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Black Muslim Religion in the Nation of Islam, 1960-1975

Edward E. Curtis IV

Publication Year: 2006

Elijah Muhammad's Nation of Islam came to America's attention in the 1960s and 1970s as a radical separatist African American social and political group. But the movement was also a religious one. Edward E. Curtis IV offers the first comprehensive examination of the rituals, ethics, theologies, and religious narratives of the Nation of Islam, showing how the movement combined elements of Afro-Eurasian Islamic traditions with African American traditions to create a new form of Islamic faith. Considering everything from bean pies to religious cartoons, clothing styles to prayer rituals, Curtis explains how the practice of Islam in the movement included the disciplining and purifying of the black body, the reorientation of African American historical consciousness toward the Muslim world, an engagement with both mainstream Islamic texts and the prophecies of Elijah Muhammad, and the development of a holistic approach to political, religious, and social liberation. Curtis's analysis pushes beyond essentialist ideas about what it means to be Muslim and offers a view of the importance of local processes in identity formation and the appropriation of Islamic traditions. Although it came to the nation's attention as a separatist and radical African American social and political group in the 1960s and 1970s, Elijah Muhammad's Nation of Islam was also a religious movement. This book offers the first comprehensive examination of the NOI's rituals, ethics, theologies, and religious narratives based on interviews, members' memoirs, and contemporary media produced by the NOI, such as the weekly newspaper Muhammad Speaks. Curtis explains how the practice of Islam in the movement included the disciplining and purifying of the black body, the reorientation of African American historical consciousness toward the Muslim world, an engagement with both mainstream Islamic texts and the prophecies of Elijah Muhammad, and the development of a holistic approach to political, religious, and social liberation. Curtis's analysis pushes beyond essentialist ideas about what it means to be Muslim and promotes a view of the importance of local processes in identity formation and appropriations of Islamic traditions. Elijah Muhammad's Nation of Islam came to America's attention in the 1960s and 1970s as a radical separatist African American social and political group. But the movement was also a religious one. Curtis offers the first comprehensive examination of the Nation of Islam's rituals, ethics, theologies, and religious narratives, showing how the movement combined elements of Afro-Eurasian Islamic traditions with African American traditions to create a new form of Islamic faith. Curtis's analysis pushes beyond essentialist ideas about what it means to be Muslim and promotes a view of the importance of local processes in identity formation and appropriations of Islamic traditions. Elijah Muhammad's Nation of Islam came to America's attention in the 1960s and 1970s as a radical separatist African American social and political group. But the movement was also a religious one. Edward E. Curtis IV offers the first comprehensive examination of the rituals, ethics, theologies, and religious narratives of the Nation of Islam, showing how the movement combined elements of Afro-Eurasian Islamic traditions with African American traditions to create a new form of Islamic faith. Considering everything from bean pies to religious cartoons, clothing styles to prayer rituals, Curtis explains how the practice of Islam in the movement included the disciplining and purifying of the black body, the reorientation of African American historical consciousness toward the Muslim world, an engagement with both mainstream Islamic texts and the prophecies of Elijah Muhammad, and the development of a holistic approach to political, religious, and social liberation. Curtis's analysis pushes beyond essentialist ideas about what it means to be Muslim and offers a view of the importance of local processes in identity formation and the appropriation of Islamic traditions.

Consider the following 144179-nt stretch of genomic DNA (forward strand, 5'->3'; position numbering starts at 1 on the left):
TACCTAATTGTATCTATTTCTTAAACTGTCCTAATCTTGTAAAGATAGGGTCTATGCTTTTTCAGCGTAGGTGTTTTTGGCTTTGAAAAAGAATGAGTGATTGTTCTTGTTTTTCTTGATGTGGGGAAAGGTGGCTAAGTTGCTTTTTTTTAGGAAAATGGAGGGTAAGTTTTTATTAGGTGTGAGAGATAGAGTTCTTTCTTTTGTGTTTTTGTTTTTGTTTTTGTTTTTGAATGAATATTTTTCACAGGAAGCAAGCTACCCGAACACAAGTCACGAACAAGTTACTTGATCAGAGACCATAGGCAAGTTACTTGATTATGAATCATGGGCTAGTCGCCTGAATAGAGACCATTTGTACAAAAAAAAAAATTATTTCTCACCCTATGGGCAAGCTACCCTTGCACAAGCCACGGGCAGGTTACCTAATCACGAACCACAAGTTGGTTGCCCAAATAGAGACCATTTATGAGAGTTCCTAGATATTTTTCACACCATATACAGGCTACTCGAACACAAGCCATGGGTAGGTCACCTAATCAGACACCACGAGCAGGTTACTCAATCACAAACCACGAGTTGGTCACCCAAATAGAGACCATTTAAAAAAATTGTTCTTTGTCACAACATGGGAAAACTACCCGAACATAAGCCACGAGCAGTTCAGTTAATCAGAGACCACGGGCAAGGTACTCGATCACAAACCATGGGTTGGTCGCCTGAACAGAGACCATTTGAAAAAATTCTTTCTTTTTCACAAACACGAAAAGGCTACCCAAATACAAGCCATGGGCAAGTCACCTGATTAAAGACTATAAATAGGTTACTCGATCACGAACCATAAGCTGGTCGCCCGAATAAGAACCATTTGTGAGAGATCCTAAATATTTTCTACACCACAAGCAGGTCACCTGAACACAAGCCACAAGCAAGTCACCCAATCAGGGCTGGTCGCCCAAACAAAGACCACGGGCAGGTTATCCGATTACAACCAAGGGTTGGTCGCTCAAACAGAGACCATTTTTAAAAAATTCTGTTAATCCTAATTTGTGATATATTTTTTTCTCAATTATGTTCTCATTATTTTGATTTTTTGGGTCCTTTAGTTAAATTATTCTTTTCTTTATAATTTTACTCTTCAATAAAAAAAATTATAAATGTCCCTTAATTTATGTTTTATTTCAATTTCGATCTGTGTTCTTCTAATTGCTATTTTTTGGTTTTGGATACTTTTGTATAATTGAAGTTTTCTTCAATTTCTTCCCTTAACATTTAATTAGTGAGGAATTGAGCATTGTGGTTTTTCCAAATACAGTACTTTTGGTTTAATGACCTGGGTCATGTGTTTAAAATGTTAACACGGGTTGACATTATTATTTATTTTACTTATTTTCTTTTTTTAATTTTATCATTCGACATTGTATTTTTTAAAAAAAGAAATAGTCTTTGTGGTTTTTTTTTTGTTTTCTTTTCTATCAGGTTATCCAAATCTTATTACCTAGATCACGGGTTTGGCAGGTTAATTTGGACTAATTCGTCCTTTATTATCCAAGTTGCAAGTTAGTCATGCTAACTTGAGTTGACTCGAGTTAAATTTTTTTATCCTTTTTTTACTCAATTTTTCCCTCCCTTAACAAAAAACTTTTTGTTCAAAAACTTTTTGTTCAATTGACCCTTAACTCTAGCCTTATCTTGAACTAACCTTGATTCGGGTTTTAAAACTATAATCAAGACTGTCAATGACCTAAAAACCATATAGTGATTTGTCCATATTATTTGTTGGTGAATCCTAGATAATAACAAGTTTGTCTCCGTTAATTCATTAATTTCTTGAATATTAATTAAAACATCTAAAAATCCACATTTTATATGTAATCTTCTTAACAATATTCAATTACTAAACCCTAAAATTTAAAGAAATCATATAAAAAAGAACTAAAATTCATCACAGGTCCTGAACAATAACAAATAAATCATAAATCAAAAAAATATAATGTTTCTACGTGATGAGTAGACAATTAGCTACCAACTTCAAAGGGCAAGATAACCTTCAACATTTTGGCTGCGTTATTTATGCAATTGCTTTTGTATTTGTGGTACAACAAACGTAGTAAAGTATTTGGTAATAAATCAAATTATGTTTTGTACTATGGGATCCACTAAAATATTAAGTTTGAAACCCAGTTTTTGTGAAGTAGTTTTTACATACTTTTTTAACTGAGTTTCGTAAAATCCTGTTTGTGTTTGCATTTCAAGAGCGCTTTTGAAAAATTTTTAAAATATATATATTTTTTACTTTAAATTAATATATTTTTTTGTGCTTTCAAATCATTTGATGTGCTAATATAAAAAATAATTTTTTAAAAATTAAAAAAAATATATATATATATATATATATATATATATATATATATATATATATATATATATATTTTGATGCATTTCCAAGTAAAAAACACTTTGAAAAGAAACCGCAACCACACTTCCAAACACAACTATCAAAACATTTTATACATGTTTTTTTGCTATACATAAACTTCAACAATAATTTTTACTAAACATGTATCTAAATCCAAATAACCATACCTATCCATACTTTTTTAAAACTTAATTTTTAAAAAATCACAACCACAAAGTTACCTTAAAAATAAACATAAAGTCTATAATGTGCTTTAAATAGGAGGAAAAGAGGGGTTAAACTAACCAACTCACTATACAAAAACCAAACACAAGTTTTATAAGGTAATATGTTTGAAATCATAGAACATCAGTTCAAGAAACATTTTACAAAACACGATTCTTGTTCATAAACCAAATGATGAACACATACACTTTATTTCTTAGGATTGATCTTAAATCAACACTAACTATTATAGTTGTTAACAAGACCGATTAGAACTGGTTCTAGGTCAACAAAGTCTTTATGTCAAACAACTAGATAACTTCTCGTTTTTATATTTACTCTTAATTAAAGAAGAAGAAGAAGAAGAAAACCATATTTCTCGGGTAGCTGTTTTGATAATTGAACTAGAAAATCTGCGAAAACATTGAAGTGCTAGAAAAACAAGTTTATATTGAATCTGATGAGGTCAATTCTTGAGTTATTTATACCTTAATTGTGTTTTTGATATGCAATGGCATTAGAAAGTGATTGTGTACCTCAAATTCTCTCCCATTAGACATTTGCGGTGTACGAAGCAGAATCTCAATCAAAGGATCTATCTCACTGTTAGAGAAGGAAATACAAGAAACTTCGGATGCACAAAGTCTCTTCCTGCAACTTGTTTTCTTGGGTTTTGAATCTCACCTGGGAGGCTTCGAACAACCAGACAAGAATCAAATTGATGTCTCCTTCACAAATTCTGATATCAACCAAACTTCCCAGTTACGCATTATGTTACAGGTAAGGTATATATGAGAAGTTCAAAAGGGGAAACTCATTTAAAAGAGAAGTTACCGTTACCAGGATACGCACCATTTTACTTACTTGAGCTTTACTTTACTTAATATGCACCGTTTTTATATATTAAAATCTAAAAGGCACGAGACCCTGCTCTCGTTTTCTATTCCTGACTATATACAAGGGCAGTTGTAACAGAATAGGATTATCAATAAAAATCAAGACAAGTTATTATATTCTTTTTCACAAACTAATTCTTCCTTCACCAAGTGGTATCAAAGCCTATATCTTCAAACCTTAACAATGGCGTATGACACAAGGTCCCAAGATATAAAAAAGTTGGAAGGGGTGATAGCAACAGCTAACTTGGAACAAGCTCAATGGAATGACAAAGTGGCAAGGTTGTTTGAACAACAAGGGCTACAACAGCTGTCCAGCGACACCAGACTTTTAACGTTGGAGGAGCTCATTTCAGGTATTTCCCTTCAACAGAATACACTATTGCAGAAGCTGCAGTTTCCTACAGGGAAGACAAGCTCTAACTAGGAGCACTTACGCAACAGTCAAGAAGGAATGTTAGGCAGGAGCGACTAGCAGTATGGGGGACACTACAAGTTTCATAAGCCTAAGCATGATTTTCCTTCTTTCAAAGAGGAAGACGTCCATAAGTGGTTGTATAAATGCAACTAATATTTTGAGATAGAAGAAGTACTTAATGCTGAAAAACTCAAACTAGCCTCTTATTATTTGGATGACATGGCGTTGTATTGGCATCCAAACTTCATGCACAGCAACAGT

Published by: The University of North Carolina Press

Cover

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p. 1-1